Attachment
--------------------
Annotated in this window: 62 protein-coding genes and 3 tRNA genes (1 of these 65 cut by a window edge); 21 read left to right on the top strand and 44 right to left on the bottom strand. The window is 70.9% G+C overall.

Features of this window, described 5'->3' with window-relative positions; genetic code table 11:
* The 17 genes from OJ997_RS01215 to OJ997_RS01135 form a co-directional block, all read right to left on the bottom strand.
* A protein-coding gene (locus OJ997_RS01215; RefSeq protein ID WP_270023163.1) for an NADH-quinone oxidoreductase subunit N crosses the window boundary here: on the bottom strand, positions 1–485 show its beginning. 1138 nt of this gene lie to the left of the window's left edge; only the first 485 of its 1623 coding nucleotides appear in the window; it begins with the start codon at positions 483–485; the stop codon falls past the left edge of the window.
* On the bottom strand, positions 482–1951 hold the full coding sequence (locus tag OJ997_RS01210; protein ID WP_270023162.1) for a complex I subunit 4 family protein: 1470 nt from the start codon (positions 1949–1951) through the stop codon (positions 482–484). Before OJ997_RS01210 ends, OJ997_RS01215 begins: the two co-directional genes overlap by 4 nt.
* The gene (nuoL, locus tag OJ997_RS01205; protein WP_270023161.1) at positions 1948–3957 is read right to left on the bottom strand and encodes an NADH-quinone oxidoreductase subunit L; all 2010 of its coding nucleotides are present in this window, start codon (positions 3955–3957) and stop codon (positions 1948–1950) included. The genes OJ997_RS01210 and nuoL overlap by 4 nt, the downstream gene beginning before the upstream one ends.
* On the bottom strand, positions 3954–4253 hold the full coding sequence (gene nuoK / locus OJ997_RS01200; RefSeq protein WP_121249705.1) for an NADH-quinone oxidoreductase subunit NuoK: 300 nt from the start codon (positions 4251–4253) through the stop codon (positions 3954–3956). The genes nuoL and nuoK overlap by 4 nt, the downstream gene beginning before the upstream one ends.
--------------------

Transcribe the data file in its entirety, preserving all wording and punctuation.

Annotated in this window: 62 protein-coding genes and 3 tRNA genes (1 of these 65 cut by a window edge); 21 read left to right on the top strand and 44 right to left on the bottom strand. The window is 70.9% G+C overall.

Features of this window, described 5'->3' with window-relative positions; genetic code table 11:
* The 17 genes from OJ997_RS01215 to OJ997_RS01135 form a co-directional block, all read right to left on the bottom strand.
* A protein-coding gene (locus OJ997_RS01215; RefSeq protein ID WP_270023163.1) for an NADH-quinone oxidoreductase subunit N crosses the window boundary here: on the bottom strand, positions 1–485 show its beginning. 1138 nt of this gene lie to the left of the window's left edge; only the first 485 of its 1623 coding nucleotides appear in the window; it begins with the start codon at positions 483–485; the stop codon falls past the left edge of the window.
* On the bottom strand, positions 482–1951 hold the full coding sequence (locus tag OJ997_RS01210; protein ID WP_270023162.1) for a complex I subunit 4 family protein: 1470 nt from the start codon (positions 1949–1951) through the stop codon (positions 482–484). Before OJ997_RS01210 ends, OJ997_RS01215 begins: the two co-directional genes overlap by 4 nt.
* The gene (nuoL, locus tag OJ997_RS01205; protein WP_270023161.1) at positions 1948–3957 is read right to left on the bottom strand and encodes an NADH-quinone oxidoreductase subunit L; all 2010 of its coding nucleotides are present in this window, start codon (positions 3955–3957) and stop codon (positions 1948–1950) included. The genes OJ997_RS01210 and nuoL overlap by 4 nt, the downstream gene beginning before the upstream one ends.
* On the bottom strand, positions 3954–4253 hold the full coding sequence (gene nuoK / locus OJ997_RS01200; RefSeq protein WP_121249705.1) for an NADH-quinone oxidoreductase subunit NuoK: 300 nt from the start codon (positions 4251–4253) through the stop codon (positions 3954–3956). The genes nuoL and nuoK overlap by 4 nt, the downstream gene beginning before the upstream one ends.